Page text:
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According to the United States Patent and Trademark Office (USPTO), trademark applications that file under the use-in-commerce basis must already be using the mark in the sale or transport of goods or in commerce between the United States and another country. The mark must appear on the goods, such as on a label or tag or on displays associated with the goods. The mark must also be used in the sale or advertising of services.
You may establish “use-in-commerce” basis by sharing the date when you first used the mark anywhere and the date when the mark was first used in commerce. Your trademark application must also include an example that shows how the mark was used in commerce.
“Bona Fide Intent” Basis
Let’s say that your mark is more than an idea but isn’t quite market ready. The USPTO recommends filing under a “bona fide intent” basis. You may supplement the intent to use the mark by creating sample products and drafting a business plan.
If you haven’t used the mark, neither on goods nor in commerce, but plan to do so in the future, you may file under an “intent-to-use” basis.
How to Register a Trademark
Now that you have a better understanding of what a trademark is and when is the best time to register this mark, you may start the process of registering a trademark.
Start by following these guidelines.
1. Conduct a Trademark Search
The best way to determine if your trademark is available is to conduct a trademark search prior to filing an application. Conducting a search allows you to see if your trademark is available for public registration. You may also view marks that are pending registration or have already been registered.
You may search through the USPTO’s Trademark Electronic Search System (TESS) or work with a third-party service like MyCorporation to conduct a name search. If the mark is available, you may move forward in the filing process. If not, it’s best that you return to the drawing board and begin brainstorming ideas for a different, unique mark for your business.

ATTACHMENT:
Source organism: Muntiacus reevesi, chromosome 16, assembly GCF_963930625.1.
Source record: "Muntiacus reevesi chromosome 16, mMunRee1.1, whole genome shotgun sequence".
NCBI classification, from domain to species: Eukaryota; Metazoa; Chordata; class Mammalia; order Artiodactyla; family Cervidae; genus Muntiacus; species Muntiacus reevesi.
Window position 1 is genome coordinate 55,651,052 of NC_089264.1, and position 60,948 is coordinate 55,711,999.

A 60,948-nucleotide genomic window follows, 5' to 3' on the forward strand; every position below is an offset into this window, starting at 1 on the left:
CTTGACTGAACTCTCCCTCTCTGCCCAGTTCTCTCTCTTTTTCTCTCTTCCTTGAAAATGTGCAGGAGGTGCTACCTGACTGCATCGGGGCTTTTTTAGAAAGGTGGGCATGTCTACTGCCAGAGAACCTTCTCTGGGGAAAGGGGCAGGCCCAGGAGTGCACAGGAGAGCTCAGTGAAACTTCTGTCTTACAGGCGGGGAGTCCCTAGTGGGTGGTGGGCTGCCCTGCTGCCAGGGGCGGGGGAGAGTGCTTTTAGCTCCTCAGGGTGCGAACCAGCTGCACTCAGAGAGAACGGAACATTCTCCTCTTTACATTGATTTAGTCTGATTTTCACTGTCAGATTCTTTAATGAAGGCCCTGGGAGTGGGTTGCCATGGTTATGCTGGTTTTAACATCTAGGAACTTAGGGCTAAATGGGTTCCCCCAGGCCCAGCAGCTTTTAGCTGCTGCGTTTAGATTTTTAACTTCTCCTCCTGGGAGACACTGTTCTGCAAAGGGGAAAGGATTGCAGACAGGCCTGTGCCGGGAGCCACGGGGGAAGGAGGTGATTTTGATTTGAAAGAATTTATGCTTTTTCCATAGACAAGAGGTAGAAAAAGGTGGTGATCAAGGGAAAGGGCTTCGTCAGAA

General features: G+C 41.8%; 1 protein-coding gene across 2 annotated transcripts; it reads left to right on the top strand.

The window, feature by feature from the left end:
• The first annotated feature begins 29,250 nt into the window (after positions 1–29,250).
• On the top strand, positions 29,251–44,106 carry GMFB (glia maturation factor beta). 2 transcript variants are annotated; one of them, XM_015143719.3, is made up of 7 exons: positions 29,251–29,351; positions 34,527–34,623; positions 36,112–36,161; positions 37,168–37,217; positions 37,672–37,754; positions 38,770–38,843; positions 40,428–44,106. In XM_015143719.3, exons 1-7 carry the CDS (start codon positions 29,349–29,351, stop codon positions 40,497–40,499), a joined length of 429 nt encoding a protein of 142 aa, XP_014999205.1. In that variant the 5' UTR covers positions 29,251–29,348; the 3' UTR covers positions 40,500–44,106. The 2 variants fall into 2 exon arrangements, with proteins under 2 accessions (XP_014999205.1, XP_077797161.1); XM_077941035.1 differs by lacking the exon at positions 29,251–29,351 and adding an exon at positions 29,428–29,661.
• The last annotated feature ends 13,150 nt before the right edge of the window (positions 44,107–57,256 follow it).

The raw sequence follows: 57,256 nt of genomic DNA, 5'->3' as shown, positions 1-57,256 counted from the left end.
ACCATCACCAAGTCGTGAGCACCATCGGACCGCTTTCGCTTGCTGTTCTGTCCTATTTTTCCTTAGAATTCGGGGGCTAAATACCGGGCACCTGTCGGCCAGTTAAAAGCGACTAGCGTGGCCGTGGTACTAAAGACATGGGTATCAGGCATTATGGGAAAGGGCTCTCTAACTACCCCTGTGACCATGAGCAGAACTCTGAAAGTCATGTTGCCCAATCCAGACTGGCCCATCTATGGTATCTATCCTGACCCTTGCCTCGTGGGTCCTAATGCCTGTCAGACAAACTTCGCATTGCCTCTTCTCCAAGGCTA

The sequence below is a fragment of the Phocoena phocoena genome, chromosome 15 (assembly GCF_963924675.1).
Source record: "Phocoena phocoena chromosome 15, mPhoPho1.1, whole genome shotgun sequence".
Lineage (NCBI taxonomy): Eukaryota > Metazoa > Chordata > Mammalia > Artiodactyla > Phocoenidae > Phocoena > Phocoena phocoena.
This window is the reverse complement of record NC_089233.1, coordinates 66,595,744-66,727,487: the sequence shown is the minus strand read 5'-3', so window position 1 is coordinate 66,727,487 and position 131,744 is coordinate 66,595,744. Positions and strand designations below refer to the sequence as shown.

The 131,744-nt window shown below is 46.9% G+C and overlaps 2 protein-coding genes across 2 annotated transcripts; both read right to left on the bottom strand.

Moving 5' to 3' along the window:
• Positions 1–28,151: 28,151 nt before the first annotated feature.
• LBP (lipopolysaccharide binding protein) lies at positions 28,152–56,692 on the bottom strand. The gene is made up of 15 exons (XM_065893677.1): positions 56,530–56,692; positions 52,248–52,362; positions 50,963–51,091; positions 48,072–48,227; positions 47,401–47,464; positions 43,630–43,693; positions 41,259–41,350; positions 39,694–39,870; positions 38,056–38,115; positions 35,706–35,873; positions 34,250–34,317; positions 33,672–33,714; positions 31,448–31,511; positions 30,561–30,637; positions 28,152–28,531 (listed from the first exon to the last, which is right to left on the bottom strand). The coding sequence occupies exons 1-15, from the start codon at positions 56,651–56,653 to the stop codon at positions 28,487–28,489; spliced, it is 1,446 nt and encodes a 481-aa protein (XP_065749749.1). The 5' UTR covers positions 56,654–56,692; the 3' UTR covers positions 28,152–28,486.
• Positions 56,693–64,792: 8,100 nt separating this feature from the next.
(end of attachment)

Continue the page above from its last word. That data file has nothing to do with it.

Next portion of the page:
2. Consult a Trademark Attorney
Prior to filing your trademark application, it is possible you may have additional questions about the filing process.
Rather than attempt to DIY the process on your own, seek out the help of a trademark attorney. They may answer any questions you have about filing a trademark application and assist you so that you do not make any mistakes regarding your specific situation.
3. File a Trademark Application
Once you have conducted a trademark search, consulted an attorney, and feel confident you are ready for a trademark, it’s time to file a trademark application. Reserve the mark by filling out an application and paying a filing fee.
Trademark Registration: Next Steps
What happens after the application has been submitted? You may consider working with a trademark monitoring service. This is a service provided by third-party filing organizations, like MyCorporation, that monitors your trademark application. It also lets you know when the trademark has been approved for registration.
Filing for a trademark may take a bit of extra time, research, and money but it is worth it to protect the valuable IP of your business. Join us next time for our post about copyrights in this IP miniseries for Guidant Financial!
Deborah Sweeney is the CEO of MyCorporation.com. MyCorporation is a leader in online legal filing services for entrepreneurs and businesses, providing start-up bundles that include corporation and LLC formation, registered agent, DBA, and trademark & copyright filing services. MyCorporation does all the work, making the business formation and maintenance quick and painless, so business owners can focus on what they do best. Follow her on Twitter @deborahsweeney and @mycorporation.